Still remembering the tornado that plundered Fairfield 40 years later

The M.K. Boykin Recreation Center, located at 1851 US Highway 321 N in Winnsboro, suffered significant damage. | National Academies Press

FAIRFIELD COUNTY – On March 28, 1984, tornadoes struck multiple towns across the northern half of South Carolina before entering North Carolina to continue their paths of destruction.

An unoccupied church building collapsed. | National Academies Press

An article in Time Magazine dated April 9, 1984 said, “Last week’s Carolina twisters skipped along erratically, touching here and there, missing big cities by pure chance but devastating small towns and farming areas into the northeast corner of North Carolina.”

The article referenced interviews with Winnsboro residents Ulese Bell, whose wife Maude did not survive the collapse of their house, and Norwood McClain.

McClain, a truck driver, described calling home from a truck stop and speaking with his son during the tornado.

“Jeromy, 14, answered and suddenly shouted,’ ‘Daddy, the house is shaking!'” the article said. “”I told him to get out. That’s the last I heard of him.’

“Jeromy turned up in a hospital in critical condition with broken back, arms and ribs. On Thursday his father poked through the rubble of his home, too heartbroken to pick up some family pictures he found. Said McClain, pointing to an area 30 yds. away: ‘I lost my 2½-year-old son over there. They found him in a ditch.'”

A masonry retail store in Winnsboro. | Photo: National Academies Press

According to the Department of Natural Resources, the tornado that hit Fairfield County started near Lake Monticello and ended near Lake Wateree. It killed five people, injured 49, and destroyed dozens of homes and several businesses along a 21-mile-long path that was nearly ¾ of a mile wide in some areas.

The damage to the county was widespread. In Winnsboro, a number of retail stores and workshops either collapsed entirely or suffered damage. Just north of Winnsboro, Richard Winn Academy suffered damage, mostly from the wind, but possibly also from school buses reportedly seen flying through the air during the tornado.

A video by Rod Wilkes of footage of the aftermath the tornado can be viewed on YouTube at

Richard Winn Academy greatly damaged in tornado

What remains of Richard Winn Academy. Photos: Richard Winn Academy 1984 Yearbook

A first-hand account, as told by Robert Stidham in the Richard Winn Academy 1984 yearbook. 

John McNeely and I arrived at Richard Winn early Wednesday evening. I was at the school for the SAT preparatory course, and John had come in hopes of finding the gym open so he could join in on a possible basketball game.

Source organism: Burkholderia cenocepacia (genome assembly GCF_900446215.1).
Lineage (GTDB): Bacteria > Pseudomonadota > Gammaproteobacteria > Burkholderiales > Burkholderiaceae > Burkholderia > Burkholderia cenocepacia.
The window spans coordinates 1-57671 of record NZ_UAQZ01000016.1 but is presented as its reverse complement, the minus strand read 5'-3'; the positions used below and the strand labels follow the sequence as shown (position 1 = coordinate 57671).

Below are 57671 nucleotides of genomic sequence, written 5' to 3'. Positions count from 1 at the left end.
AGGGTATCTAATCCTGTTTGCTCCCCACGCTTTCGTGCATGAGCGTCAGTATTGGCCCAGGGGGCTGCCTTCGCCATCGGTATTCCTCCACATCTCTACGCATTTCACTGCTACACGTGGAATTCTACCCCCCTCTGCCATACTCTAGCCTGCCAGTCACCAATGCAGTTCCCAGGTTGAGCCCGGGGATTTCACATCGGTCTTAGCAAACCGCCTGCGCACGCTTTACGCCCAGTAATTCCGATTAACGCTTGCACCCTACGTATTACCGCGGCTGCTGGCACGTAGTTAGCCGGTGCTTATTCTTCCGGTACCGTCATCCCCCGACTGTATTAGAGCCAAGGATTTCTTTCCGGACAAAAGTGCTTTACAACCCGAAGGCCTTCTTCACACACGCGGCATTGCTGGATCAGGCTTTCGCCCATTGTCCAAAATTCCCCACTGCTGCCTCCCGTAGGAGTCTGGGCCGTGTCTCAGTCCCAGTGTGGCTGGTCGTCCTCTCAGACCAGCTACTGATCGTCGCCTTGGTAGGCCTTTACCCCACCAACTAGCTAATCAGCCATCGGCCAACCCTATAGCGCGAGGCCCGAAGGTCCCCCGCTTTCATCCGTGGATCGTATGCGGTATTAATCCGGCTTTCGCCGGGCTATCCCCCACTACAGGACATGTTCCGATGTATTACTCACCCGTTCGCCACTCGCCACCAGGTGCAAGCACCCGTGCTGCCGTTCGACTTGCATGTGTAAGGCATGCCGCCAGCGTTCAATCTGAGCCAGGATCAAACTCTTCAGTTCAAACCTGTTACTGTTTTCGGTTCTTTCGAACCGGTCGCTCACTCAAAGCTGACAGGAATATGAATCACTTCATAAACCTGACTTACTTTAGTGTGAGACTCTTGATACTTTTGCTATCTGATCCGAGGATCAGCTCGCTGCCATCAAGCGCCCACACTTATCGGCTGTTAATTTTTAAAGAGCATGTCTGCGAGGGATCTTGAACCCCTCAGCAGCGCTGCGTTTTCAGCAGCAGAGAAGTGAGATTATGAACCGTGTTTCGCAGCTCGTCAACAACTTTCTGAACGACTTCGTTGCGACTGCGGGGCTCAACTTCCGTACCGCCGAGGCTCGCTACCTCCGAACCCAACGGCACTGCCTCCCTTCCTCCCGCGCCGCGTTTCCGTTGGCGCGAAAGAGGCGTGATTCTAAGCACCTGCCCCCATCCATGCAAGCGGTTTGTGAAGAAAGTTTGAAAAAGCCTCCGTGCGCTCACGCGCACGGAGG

We had parked our cars in front of the school when the thunder and lightning started. I thought it would just be another storm, but when the golf ball size hail started pelting the ground and ricocheting in every direction, we decided that we should protect our cars so we moved them under the walkway in front of the gym.

We watched the hail for about five minutes and then we moved to the quadrangle to watch the balls of ice bouncing off the roof.

 For no reason, we casually walked out to the front of the school to get a better view of the storm. Within a minute, the sky turned an ominous black, and as we looked across the street into the LeGrand’s yard, we saw that their trees were bending so much that they were almost touching the ground. Within an instant it seemed that gravity released its grip and everything started flying. Leaves, metal, cardboard, boards, insulation, dirt, and trees were whirling everywhere.

John laid down near the front door and I knelt down with my back towards the wind and my hands covering my head. John was screaming about something but I couldn’t hear him.

Within a few seconds the porch railing that I was holding was ripped out of my hand and out of my sight. Without protection, it felt like the whole world was hitting me on the back and legs.

I yelled to John and told him I couldn’t take anymore so I got up and tried to run in one of the corridors. It was very dark in the hall and it looked and sounded like the walls were falling in. I figured it wasn’t a safe place, so I ran back to what was left of the front porch.

When I found John, he cautiously got up and we both turned around to look at the school. Most of the wall behind us had been blown down, so we could see that the rest of the high school had been leveled. Behind the high school, we could see the shredded gym.

What had been a formidable bulk of a building now looked like a hollow skeleton of steel girders. From these vacant bones, aluminum sheets swung and creaked in the eerie wind. Beside the gym we noticed the crumpled school busses that had been rolled over and smashed against the gym and school.

After taking in the school, we suddenly remembered that as the tornado hit, there had been a car driving down the road. We now saw the car with a huge sheet of the gym’s aluminum wrapped around it like bacon around a steak. We ran to the car and ripped the aluminum from its side. Inside the tiny car, there were people on the floor of the back seat, one on top of another, upside down, wide-eyed with awe.

We saw that they were alright and left them to untangle themselves as we rushed up the street to the Taylors’ to report what had happen and explore what disaster had occurred.

Richard Winn’s gymnasium | Photo contributed by Peggy Frick

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